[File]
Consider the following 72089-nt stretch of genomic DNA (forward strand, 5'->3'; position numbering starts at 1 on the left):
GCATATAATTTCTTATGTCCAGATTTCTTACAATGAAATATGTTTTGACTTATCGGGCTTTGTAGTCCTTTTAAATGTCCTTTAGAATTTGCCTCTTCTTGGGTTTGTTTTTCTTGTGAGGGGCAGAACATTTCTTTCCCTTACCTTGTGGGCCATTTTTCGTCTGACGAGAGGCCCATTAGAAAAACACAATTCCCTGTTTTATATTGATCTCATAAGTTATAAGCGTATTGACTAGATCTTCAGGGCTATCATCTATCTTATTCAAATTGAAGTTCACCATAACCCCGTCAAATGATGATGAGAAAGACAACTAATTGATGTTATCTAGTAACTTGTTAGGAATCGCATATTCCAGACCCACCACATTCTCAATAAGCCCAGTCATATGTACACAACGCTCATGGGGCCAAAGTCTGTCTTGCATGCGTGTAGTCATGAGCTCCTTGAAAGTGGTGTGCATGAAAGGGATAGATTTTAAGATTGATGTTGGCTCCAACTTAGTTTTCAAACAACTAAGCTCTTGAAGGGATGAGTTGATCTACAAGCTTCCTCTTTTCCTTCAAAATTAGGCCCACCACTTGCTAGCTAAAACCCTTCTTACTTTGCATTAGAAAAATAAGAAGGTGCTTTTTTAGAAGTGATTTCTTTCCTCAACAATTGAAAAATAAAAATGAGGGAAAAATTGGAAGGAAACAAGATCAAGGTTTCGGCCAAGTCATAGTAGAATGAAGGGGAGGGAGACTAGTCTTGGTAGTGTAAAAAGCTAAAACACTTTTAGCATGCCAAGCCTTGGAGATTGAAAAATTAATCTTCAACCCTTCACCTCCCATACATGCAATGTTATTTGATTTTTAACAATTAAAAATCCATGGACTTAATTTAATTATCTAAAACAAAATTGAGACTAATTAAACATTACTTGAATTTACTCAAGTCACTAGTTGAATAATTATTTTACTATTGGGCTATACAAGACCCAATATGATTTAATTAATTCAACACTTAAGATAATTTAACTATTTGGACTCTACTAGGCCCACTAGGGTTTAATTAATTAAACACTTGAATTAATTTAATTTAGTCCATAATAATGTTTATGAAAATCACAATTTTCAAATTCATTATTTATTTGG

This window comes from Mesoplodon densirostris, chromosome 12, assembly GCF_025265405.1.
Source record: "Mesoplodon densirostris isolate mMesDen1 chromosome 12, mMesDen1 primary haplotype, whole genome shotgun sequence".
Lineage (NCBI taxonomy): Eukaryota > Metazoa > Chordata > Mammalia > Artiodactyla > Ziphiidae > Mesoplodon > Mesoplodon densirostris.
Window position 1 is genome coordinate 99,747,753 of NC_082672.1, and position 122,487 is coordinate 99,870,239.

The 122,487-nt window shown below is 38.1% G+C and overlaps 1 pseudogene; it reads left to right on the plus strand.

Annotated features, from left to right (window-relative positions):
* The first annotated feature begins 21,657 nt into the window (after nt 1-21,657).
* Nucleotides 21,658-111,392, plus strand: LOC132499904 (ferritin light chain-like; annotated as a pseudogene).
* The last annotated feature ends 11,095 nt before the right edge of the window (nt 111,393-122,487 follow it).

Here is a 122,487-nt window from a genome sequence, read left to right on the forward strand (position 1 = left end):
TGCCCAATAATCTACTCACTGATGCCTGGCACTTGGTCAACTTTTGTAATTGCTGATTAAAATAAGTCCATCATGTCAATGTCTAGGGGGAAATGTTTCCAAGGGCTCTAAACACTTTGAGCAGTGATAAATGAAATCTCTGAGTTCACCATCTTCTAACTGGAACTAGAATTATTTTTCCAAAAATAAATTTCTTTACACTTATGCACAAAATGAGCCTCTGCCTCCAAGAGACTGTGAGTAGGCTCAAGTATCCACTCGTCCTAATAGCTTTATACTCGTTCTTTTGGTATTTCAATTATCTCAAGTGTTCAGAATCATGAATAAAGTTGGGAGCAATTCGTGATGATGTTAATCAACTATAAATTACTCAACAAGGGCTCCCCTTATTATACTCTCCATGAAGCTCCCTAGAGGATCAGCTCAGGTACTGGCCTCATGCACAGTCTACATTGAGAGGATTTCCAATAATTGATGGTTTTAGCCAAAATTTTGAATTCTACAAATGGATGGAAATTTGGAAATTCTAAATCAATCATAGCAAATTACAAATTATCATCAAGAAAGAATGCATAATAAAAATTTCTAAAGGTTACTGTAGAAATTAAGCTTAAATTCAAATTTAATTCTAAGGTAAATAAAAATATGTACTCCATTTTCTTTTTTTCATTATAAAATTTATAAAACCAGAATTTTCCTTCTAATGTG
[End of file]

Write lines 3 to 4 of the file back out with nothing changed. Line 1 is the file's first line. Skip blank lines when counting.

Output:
This window comes from Mesoplodon densirostris, chromosome 12, assembly GCF_025265405.1.
Source record: "Mesoplodon densirostris isolate mMesDen1 chromosome 12, mMesDen1 primary haplotype, whole genome shotgun sequence".